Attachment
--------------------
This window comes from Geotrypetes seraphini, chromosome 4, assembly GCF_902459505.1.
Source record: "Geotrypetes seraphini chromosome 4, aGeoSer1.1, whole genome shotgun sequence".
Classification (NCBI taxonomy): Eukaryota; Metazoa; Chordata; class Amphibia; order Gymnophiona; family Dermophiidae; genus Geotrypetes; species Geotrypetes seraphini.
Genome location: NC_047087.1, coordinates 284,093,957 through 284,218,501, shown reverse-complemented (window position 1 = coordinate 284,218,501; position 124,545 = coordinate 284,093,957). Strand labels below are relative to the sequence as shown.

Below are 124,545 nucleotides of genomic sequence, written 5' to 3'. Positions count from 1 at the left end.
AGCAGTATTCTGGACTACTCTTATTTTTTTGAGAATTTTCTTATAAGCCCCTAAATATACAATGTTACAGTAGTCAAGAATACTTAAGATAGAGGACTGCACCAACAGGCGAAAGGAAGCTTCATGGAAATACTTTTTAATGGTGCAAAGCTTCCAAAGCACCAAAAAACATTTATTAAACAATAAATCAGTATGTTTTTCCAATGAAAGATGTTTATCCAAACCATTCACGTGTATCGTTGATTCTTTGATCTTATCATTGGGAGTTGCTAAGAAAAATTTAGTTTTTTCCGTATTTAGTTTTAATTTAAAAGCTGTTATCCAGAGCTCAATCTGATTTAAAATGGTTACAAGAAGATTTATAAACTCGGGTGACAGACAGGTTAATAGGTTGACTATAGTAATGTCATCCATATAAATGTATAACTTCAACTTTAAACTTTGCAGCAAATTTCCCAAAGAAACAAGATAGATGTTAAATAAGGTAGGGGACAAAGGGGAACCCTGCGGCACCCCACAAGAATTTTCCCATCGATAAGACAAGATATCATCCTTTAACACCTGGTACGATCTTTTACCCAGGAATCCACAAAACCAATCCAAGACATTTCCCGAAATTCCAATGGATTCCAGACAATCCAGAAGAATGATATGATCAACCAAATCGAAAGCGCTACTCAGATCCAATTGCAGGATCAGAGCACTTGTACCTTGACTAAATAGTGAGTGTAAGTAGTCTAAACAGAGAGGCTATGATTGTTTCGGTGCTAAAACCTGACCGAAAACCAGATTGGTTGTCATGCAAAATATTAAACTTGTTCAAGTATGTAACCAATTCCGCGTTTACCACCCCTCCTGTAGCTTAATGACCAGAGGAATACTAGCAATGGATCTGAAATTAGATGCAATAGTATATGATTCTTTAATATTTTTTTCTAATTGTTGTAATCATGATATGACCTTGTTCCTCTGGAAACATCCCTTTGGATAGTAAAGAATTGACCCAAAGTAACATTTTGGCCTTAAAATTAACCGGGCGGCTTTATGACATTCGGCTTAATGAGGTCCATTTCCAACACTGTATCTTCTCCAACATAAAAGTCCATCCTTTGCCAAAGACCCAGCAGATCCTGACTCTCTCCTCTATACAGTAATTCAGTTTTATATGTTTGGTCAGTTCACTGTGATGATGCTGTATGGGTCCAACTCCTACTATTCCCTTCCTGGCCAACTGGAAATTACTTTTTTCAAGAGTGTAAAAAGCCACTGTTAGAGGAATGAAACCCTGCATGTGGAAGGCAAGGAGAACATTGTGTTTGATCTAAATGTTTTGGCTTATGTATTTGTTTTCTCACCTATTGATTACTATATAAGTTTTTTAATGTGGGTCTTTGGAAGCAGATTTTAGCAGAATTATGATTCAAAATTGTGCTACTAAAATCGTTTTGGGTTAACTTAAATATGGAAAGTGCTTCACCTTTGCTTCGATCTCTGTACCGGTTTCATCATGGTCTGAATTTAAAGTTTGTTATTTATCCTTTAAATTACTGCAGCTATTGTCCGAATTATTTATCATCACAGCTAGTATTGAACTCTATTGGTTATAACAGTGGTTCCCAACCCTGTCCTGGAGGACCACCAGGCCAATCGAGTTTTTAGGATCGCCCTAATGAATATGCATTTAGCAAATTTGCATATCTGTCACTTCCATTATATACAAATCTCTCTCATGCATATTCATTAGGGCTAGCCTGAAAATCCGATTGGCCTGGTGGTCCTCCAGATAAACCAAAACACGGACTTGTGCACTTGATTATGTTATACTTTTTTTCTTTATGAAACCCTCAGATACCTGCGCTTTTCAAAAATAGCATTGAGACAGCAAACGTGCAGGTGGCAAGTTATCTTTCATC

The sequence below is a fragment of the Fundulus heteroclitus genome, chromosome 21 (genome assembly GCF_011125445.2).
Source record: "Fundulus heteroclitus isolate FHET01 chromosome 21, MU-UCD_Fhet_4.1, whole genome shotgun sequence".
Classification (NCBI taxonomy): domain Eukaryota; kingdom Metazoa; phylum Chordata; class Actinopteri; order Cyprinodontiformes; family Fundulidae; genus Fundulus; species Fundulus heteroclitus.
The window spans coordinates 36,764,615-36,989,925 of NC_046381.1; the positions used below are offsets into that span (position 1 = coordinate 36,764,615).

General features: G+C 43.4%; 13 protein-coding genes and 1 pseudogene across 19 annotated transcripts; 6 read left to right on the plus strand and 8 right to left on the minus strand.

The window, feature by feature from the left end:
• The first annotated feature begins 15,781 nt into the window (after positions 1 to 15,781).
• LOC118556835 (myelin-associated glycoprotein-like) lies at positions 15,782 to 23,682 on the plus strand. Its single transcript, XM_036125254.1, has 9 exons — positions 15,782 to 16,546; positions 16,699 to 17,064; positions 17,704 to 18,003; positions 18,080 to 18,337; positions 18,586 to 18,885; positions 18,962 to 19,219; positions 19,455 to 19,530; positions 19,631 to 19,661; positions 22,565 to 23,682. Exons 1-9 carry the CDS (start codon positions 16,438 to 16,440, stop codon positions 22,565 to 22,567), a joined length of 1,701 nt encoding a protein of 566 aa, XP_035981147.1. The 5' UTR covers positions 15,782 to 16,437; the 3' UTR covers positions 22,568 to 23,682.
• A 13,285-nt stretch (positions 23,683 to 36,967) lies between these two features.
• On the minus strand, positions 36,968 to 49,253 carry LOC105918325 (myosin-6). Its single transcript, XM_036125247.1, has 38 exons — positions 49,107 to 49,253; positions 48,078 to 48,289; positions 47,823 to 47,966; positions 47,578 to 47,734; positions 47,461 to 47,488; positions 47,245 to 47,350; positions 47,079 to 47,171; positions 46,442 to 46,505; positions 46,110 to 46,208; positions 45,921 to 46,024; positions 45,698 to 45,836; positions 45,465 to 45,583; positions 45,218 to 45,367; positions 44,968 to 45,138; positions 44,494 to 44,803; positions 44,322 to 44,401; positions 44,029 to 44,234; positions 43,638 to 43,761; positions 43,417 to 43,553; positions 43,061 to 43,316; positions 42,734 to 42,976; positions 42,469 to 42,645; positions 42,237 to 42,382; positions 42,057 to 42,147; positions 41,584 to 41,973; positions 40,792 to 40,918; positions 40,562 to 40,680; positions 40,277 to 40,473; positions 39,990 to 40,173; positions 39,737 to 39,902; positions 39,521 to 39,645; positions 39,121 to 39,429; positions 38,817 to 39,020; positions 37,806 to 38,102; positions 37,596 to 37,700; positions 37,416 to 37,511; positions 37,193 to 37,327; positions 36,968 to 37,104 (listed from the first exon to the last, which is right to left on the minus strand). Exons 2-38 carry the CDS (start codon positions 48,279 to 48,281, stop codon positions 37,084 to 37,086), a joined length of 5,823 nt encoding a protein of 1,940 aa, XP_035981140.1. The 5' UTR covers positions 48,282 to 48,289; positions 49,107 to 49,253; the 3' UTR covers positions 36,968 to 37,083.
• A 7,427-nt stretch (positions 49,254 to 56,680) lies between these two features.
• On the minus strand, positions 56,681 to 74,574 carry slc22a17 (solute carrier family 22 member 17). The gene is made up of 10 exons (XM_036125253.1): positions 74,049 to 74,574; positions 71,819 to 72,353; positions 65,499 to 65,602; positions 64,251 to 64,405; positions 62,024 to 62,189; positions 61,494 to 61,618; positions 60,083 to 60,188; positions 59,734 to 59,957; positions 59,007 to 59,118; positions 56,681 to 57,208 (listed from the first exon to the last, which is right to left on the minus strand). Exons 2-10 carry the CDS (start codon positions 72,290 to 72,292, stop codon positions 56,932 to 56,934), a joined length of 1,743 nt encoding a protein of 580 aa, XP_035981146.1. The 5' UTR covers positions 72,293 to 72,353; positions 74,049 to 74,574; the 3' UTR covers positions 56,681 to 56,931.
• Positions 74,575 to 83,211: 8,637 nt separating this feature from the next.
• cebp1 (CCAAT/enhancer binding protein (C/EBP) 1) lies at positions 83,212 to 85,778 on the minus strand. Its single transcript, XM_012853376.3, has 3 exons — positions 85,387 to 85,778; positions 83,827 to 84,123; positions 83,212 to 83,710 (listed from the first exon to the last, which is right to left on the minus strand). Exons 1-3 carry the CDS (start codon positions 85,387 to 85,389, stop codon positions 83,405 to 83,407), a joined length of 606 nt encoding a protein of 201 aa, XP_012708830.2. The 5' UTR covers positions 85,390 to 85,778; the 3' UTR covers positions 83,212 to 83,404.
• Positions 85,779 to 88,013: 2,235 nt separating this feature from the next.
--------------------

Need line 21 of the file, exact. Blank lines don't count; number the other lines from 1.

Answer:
• Positions 85,779 to 88,013: 2,235 nt separating this feature from the next.